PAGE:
Extremely popular in the UK, the band has somehow not made as bit a hit in the US. I suppose it shouldn't be a huge surprise, since their brand of Queen-meets-Limozeen farce-rock doesn't exactly fit in with the hip hop/pop dominated charts here, nowadays. Not to mention, I think the youth of America probably don't get the in joke and tongue-in-cheek attitude that make The Darkness so awesome. When, in concert, lead singer Justin Hawkins is levitated over the audience in a giant pair of flashing tits, it's clear that it's both mocking and just for the sheer fun of it all. There's a sense of meta riffing-on-Spinal-Tap-riffing-on-Black-Sabbath that is funny and knowing, but at the same time, revels in the stupidity of rock n' roll overkill. The fact is, however, that the band is also enourmously talented - capable of lighting fast guitar riffs and fist-pumping falsetto harmonies - and the combination of the two makes them stand above the crowd.
Having greatly enjoyed their first album, "Permission To Land", I was somewhat worried about their sophomore effort, but it does not disappoint. While arguably less hard-edged and headbanging, "One Way Ticket To Hell...And Back" plays up their homage-to-Queen style even more than before with more vocal layers and keyboards. This is no suprise once you learn that they hired producer Roy Thomas Baker, who cut his teeth on some of Queen's biggest hits, including "Bohemian Rhapsody." It's a great fit, considering the oft-told tale that the brothers Hawkins discovered that Justin could sing during a karaoke rendition of that song, and it pays off with songs like "Is It Just Me?", "Dinner Lady Arms", and, yes, "Knockers" (with its giggle-worthy chorus of "I just love what you've done with your hair!") kicking the jams just as much as almost anything on their debut.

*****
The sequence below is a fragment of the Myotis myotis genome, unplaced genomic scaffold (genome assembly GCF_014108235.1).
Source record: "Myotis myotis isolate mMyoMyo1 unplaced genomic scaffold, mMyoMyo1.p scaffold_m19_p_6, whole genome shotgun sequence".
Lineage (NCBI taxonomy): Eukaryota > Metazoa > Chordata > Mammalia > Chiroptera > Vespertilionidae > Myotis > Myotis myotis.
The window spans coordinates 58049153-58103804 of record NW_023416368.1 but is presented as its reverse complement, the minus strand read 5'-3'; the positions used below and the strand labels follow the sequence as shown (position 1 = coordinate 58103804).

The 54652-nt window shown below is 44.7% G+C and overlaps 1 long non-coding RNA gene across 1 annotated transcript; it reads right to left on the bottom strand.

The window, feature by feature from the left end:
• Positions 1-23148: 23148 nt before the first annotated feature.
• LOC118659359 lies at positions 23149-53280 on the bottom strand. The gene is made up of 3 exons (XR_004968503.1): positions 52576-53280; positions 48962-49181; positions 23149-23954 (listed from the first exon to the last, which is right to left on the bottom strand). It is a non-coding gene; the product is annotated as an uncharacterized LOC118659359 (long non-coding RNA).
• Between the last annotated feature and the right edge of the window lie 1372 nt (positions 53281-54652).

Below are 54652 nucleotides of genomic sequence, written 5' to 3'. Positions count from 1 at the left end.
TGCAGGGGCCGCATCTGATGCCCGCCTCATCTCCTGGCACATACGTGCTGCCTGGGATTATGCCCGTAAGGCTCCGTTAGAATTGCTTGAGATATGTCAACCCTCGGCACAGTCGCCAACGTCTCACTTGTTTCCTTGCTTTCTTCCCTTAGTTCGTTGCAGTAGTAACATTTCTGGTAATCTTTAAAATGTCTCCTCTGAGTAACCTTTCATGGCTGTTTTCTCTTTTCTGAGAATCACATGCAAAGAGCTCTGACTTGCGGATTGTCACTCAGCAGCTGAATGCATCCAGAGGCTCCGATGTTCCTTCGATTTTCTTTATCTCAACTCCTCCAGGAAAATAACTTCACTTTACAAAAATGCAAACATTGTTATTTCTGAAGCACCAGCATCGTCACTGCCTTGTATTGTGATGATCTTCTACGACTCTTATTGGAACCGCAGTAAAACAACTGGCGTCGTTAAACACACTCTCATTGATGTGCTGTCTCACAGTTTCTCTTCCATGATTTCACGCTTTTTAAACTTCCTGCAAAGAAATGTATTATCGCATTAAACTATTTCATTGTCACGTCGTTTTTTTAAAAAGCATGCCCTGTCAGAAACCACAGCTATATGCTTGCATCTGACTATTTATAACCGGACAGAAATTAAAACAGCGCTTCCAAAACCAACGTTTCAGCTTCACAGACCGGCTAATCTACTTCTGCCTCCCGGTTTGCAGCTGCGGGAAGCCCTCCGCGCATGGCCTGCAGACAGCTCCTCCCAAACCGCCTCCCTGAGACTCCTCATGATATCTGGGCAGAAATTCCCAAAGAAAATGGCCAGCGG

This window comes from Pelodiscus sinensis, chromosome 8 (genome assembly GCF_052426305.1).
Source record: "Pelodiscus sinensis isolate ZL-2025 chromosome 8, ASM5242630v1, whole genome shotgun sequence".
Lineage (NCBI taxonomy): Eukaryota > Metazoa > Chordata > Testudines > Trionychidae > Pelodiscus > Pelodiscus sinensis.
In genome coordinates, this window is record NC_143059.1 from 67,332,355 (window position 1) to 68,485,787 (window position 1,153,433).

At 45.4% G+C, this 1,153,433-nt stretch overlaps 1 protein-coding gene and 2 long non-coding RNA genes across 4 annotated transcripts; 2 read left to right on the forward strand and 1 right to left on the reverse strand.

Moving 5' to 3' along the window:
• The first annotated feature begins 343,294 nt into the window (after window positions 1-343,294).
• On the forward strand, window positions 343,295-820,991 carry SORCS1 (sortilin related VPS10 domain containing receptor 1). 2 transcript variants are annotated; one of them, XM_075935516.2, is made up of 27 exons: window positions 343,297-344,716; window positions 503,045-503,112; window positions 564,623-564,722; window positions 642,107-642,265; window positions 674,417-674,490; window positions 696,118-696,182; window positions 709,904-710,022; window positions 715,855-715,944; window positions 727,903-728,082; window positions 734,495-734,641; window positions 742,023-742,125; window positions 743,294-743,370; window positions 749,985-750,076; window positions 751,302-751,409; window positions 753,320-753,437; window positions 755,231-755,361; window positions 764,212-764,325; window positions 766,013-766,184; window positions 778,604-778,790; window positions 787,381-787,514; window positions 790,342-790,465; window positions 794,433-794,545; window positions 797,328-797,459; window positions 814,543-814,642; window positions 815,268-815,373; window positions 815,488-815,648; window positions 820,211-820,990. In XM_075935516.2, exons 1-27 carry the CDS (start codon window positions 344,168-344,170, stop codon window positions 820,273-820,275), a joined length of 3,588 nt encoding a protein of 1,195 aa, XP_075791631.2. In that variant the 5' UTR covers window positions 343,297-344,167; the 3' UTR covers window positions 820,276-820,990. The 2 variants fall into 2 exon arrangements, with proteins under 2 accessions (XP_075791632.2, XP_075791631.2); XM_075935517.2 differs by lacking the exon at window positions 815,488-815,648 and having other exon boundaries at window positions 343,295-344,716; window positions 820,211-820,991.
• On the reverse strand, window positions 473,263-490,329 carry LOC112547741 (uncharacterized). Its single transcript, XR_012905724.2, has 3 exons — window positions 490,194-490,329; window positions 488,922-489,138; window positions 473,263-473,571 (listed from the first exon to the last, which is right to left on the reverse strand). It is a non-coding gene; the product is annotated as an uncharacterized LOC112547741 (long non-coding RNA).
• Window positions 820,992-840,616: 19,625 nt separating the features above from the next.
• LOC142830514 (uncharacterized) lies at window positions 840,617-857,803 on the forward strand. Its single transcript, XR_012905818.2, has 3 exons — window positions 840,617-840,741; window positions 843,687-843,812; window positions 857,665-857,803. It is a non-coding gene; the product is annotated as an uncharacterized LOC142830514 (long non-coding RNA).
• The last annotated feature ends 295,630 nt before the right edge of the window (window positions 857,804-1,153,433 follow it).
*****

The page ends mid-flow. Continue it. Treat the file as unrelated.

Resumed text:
At the same time, the album may be even sillier, including a guitars-as-bagpipes nod to Big Country on "Hazel Eyes" (which along with the chorus "And she said 'hoots, I cannae get back tae me hoos in bonny Scotland'" includes the immortal line "I had never seen a set of eyes more hazelerer") and the most musically dark track on the album, "Bald", which is, indeed, a horrified take on male pattern baldness ("his hair, at an alarming pace, running away from his face").
In short, if you ever enjoyed rocking out to 70s and 80s metal while at the same time recognizing the glam buffoonery the genre encouraged, you can't go wrong with The Darkness.
Now, as an added bonus, here is what is, for numerous reasons, possibly one of the best music videos ever, "I Believe In A Thing Called Love", off of "Permission To Land".